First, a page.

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Through Thick and Thin

Partnered for Success

Strategic partnerships for the lifeblood of SSCS. While each brings something different to the table, they have one thing in common: each is integral to our success and growth.

Even if you spend only a fraction of your time in the business world, you know that the term “partners” gets thrown around carelessly, maybe even recklessly, blanching the meaning out of it and rendering it cliché.

Not at SSCS. Partners inform our corporate culture, and they have done so since our earliest days. They’re part of our lifeblood. We wouldn’t be here without them.

oldsscsadBack in the early 1980’s when we had little more than a handful of dedicated employees and our flagship product was called Service Station Manager, a business forms company, looking for a way to transition their paper business to the digital world, bought into the vision of our founding members. They partnered with us, providing precious resources that helped us capitalize on market opportunities as they presented themselves.

“New companies often aren’t consistent in their approach due to a scarcity of resources,” notes SSCS Sales Manager Shawn Herrick. “This is hugely problematic because customers and prospects respond favorably to consistency; it creates the kind of market distinction that’s noticed by high performing retailers. If you can’t deliver it, you’re at a disadvantage.”

SSCS managed to sidestep this pitfall, in part, because of the support of our partners in our earliest days. This support allowed us to achieve and sustain consistency. It allowed us to methodically engineer the best available solutions.

While no two partnerships are the same—each brings something unique to the table—they do fall into a few broad categories.

For starters, there are corporate partners like Circle K, Sunoco, and ExxonMobil that add scale to our efforts by allowing us to quickly expand our market footprint through a network of franchisees. These agreements also provide access to any number of significant new opportunities. We extend each other’s visibility and reach to an extent that wouldn’t otherwise be possible.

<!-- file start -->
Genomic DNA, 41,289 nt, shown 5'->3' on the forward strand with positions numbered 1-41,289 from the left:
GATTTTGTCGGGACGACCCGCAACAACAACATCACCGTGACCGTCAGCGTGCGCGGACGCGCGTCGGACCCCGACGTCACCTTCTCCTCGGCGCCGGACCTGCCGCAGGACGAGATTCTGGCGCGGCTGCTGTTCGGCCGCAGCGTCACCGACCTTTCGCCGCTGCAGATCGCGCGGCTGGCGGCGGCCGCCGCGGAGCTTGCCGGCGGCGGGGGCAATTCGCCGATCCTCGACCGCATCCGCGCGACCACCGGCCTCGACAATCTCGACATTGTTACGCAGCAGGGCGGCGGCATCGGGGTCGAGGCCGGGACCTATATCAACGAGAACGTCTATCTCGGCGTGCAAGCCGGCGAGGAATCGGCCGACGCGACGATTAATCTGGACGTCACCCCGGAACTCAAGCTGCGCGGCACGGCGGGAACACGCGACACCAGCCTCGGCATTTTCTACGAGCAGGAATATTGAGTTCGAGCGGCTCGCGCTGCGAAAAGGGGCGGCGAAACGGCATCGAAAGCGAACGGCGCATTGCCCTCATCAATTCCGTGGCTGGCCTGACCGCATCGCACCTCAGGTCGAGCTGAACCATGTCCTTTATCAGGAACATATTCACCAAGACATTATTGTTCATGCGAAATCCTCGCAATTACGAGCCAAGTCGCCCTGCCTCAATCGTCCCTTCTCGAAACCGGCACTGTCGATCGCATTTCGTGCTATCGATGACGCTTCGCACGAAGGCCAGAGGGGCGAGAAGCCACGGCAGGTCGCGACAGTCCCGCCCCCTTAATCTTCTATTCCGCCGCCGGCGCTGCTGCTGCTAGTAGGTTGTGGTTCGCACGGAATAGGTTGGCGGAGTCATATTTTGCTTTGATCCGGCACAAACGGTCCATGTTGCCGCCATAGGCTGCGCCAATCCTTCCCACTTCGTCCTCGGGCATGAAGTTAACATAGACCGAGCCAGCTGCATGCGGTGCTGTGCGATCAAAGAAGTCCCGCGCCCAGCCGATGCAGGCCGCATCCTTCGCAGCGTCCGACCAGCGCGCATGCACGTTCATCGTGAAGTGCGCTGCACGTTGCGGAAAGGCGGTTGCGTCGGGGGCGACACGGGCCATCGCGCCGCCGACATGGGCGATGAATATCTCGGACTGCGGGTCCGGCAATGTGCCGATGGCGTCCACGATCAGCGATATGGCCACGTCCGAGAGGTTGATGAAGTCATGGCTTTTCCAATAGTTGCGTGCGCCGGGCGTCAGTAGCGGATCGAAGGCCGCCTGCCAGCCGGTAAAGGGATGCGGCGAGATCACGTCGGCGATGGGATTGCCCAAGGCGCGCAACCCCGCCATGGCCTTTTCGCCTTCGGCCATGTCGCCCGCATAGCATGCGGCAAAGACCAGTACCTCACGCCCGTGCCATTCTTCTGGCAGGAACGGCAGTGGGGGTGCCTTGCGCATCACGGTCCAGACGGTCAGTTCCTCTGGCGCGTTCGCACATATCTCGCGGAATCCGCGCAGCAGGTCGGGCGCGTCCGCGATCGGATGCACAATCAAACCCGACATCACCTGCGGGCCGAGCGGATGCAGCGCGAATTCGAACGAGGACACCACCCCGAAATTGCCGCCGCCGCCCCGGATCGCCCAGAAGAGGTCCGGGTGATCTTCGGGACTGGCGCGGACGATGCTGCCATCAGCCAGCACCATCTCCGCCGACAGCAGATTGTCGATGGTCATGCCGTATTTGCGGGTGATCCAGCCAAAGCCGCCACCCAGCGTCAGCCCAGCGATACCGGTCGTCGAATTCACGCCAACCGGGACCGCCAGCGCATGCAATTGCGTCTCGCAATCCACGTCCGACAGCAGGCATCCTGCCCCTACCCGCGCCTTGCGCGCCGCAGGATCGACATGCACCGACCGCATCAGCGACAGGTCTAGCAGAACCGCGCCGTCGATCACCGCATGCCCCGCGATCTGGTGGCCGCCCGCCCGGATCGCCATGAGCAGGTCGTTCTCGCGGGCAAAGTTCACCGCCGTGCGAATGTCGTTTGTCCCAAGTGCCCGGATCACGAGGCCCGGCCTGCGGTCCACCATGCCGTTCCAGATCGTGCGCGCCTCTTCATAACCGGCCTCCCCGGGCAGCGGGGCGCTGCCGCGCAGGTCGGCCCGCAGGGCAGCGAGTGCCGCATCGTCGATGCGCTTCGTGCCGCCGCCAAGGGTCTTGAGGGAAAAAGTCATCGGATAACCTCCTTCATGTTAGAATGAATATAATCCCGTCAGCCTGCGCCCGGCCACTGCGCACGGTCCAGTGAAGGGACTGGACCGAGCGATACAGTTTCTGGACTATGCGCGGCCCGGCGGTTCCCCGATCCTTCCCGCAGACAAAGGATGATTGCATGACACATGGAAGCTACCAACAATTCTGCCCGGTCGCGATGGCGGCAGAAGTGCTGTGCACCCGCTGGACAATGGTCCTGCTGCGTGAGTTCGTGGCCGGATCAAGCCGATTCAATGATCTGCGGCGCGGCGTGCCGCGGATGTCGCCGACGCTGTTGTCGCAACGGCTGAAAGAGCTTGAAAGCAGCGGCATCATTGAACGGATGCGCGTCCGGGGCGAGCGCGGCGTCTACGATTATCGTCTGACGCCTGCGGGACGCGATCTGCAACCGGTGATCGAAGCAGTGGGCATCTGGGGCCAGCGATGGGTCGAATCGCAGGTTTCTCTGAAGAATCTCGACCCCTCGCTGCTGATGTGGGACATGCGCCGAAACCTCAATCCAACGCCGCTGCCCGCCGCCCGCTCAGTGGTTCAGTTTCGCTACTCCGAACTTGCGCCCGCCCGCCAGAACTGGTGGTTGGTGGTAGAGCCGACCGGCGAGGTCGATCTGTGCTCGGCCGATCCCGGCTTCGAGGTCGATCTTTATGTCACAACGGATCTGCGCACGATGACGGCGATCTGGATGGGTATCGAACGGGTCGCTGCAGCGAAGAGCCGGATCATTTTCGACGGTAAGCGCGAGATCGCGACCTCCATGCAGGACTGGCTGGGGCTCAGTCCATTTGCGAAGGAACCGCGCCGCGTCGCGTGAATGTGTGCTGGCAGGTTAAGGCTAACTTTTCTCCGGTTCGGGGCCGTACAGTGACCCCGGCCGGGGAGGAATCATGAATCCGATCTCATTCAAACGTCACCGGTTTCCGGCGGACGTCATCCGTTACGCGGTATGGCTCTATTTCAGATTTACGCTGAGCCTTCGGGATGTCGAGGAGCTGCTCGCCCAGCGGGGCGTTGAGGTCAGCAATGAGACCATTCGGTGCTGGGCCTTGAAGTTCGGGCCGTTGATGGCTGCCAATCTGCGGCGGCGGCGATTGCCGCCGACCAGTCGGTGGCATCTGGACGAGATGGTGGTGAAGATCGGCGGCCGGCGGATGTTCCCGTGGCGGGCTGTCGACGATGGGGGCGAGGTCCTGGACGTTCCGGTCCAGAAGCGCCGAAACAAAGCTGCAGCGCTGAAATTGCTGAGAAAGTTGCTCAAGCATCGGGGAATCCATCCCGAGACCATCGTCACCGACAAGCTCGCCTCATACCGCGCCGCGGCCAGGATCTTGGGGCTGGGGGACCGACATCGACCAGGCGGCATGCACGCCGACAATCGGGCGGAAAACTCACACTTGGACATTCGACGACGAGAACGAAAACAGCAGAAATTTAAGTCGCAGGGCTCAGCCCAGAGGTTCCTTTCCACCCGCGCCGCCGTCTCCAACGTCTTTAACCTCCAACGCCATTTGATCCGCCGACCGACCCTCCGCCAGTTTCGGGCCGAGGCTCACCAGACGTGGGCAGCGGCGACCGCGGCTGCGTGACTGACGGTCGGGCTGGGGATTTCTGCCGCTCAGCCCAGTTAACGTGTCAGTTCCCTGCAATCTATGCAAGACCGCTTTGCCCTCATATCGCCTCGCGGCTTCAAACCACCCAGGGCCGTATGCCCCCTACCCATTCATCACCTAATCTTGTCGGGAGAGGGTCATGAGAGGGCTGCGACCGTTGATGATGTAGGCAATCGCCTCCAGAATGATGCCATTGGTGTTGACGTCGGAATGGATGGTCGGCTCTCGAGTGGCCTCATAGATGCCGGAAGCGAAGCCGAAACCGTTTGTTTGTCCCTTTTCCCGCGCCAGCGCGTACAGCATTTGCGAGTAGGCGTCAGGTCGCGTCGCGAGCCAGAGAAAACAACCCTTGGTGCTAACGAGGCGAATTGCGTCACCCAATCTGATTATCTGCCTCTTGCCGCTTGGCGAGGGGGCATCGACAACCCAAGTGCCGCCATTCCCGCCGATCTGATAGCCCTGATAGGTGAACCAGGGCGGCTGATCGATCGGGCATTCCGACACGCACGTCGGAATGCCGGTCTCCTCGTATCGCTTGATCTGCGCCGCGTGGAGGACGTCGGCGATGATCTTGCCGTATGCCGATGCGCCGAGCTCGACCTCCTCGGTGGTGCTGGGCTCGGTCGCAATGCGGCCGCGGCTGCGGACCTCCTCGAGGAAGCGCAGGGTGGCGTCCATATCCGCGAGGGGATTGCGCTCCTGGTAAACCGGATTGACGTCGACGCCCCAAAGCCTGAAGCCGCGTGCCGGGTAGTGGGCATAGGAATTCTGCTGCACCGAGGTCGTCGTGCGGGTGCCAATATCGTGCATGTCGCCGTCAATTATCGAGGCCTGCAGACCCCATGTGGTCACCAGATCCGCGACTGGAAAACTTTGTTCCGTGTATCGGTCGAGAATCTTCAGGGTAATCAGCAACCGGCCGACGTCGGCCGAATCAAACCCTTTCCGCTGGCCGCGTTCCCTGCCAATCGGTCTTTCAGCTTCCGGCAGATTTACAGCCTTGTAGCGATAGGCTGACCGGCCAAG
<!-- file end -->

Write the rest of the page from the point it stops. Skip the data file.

Then there are the independent owner-operators that form the lion’s share of the retail petroleum industry and a plurality of our customer base. This is partnership at its most personal. We work side by side with these entrepreneurs in the trenches adding efficiency and profitability to their stores, while we benefit from forming personal relationships with the best independents in the business. The advantages SSCS realizes extend beyond the financial. We’re exposed to a spirit of innovation that helps guide how our products and services should evolve to meet future customer requirements.

While the corporate and independent partnerships we build ultimately focus on the needs of the end user, our relationships with vendors, distributors, associations, and other third parties are a bit different and provide some unique challenges as potential advantages are less direct and harder to quantify. A third party may recognize the power of SSCS solutions and the viability of the framework we’ve constructed to support our customers in a general sense, but the specific benefits to these companies is less obvious since we don’t directly sell to these companies.